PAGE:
The antibodies or antibody fragments can be produced naturally or can be wholly or partially synthetically produced. Thus the antibody may be from any appropriate source, for example recombinant sources and/or produced in transgenic animals or transgenic plants. Thus, the antibody molecules can be produced in vitro or in vivo.

In one preferred embodiment, the antibodies described herein involve rabbits, but antibodies may be synthesized or expressed in cells of any organism, including but not limited to bacteria, yeast, plant, insect, and animal. Once the antibodies are produced by the rabbits, the antibodies are purified using fast protein liquid chromatography (FPLC) and an antibody-specific resin, as depicted in FIG. 5. However, any variety of purification methods can be used, including, but not limited to, electrophoretic, molecular, immunological, and chromatographic techniques, including ion exchange, hydrophobic, affinity, and reverse-phase HPLC. The sucralose antibodies can be screened for functionality using a variety of techniques generally known in the art, including immunoassays, ELISAs, flow cytometry, immunodiffuision precipitation assays, and the like.

As it is generally known in the art, immunoassays are detection methods that result from the use of antibodies. One example of an immunoassay is an ELISA assay, which can measure concentrations of a target antigen in a sample. Another example is lateral flow immunoassay, which allows for the detection of antigen in a sample, but does not provide an accurate concentration. While immunoassays and the development of such assays from an antibody are well known in the art, researchers seeking to develop a new immunoassay are often constrained if the molecule they seek to detect does not have a compatible antibody. Such was the problem with sucralose, there was no compatible antibody for use in an immunoassay.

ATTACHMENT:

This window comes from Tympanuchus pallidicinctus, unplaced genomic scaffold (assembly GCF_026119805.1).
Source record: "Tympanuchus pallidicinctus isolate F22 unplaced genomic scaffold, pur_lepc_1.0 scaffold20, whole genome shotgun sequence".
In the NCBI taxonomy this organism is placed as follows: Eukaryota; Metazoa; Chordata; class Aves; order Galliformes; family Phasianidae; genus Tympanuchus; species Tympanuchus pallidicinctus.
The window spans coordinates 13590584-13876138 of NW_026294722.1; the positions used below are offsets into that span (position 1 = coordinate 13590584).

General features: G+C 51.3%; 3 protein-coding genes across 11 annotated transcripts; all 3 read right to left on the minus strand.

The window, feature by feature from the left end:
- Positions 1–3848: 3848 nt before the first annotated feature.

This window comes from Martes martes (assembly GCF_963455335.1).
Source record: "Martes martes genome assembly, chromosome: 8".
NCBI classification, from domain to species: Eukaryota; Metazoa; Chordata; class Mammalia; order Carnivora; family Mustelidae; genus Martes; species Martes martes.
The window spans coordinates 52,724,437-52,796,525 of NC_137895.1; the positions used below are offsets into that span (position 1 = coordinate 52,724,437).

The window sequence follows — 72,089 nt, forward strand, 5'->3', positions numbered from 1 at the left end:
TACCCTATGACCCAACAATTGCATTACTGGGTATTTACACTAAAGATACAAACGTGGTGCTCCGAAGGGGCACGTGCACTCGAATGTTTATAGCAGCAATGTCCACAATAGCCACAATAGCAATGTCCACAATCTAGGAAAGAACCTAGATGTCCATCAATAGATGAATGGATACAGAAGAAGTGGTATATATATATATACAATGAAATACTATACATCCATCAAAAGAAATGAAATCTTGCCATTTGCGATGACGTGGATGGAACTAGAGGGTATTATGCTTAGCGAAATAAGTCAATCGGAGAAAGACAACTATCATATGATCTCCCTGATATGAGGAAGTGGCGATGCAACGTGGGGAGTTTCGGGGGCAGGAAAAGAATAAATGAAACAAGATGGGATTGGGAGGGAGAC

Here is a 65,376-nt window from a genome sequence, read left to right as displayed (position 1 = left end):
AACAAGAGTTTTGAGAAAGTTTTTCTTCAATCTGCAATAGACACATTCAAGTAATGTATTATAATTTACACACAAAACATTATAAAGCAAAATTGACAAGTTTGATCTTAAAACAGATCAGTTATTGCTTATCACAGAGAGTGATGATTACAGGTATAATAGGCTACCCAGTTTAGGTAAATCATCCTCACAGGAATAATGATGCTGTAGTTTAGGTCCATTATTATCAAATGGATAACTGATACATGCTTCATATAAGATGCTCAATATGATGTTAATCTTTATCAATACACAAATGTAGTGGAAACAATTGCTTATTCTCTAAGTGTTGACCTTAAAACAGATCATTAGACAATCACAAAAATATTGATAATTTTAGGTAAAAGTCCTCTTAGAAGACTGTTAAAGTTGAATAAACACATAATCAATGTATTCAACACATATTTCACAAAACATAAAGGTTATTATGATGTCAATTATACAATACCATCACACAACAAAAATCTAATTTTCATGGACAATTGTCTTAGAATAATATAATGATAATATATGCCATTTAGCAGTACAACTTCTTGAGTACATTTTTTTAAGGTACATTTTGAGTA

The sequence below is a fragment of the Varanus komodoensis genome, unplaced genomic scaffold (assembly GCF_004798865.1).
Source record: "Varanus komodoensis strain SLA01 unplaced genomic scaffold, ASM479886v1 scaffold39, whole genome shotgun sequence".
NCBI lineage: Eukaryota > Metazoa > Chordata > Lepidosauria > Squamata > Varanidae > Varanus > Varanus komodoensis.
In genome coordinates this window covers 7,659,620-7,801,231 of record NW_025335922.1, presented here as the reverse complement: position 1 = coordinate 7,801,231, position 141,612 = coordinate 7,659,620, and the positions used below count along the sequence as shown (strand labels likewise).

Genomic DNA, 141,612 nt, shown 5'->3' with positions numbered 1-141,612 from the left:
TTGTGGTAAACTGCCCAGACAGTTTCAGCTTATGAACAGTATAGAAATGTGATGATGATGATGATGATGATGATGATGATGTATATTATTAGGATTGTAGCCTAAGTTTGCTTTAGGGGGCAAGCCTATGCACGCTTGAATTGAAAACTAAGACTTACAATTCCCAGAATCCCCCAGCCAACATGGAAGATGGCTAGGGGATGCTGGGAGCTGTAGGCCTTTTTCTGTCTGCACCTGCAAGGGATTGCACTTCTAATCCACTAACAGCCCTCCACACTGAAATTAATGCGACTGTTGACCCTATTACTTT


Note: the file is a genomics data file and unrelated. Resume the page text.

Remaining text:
Monospecific Polyclonal Antibody Production, Detection, and Purification

As discussed above, it is generally known in the art that monospecific polyclonal antibodies can be obtained using a variety of immunochemistry techniques. In one embodiment, FIG. 2 is a pictorial representation of the process of creating sucralose antibodies, but one of ordinary skill in the art would readily use any other technique or variation on this technique to produce monospecific polyclonal antibodies that bind to sucralose.

Sucralose Conjugation

Methods of conjugation are well-known in the art. In one embodiment, sucralose is conjugated to three different proteins or molecules: (1) keyhole limpet hemocyanin (KLH); (2) bovine serum albumin (BSA); and (3) a visible reporter protein or molecule (VIZ). This conjugation chemistry was accomplished using the chemical linker carbonyldiimidazole (CDI). Reactive hydroxyl groups (found on surface amino acids or carbohydrates of the proteins, or on sucralose itself) serve as nucleophiles, reacting with the electrophilic carbonyl group of CDI, displacing the imidazole leaving group of CDI.

Antibody Production

In one preferred embodiment, two rabbits were immunized via an intradermal (ID) route with the KLH-conjugate on Day 0 after a pre-bleed sample was taken 4 days prior. The volume may be, for example, 0.5 ml. The rabbits received booster injections of KLH-conjugate via intradermal (ID) route on day 7 and via subcutaneous (SC) route on days 14 and 28. On day 38, a 5 mL test bleed was drawn to determine if antibody was present and of sufficient quantity.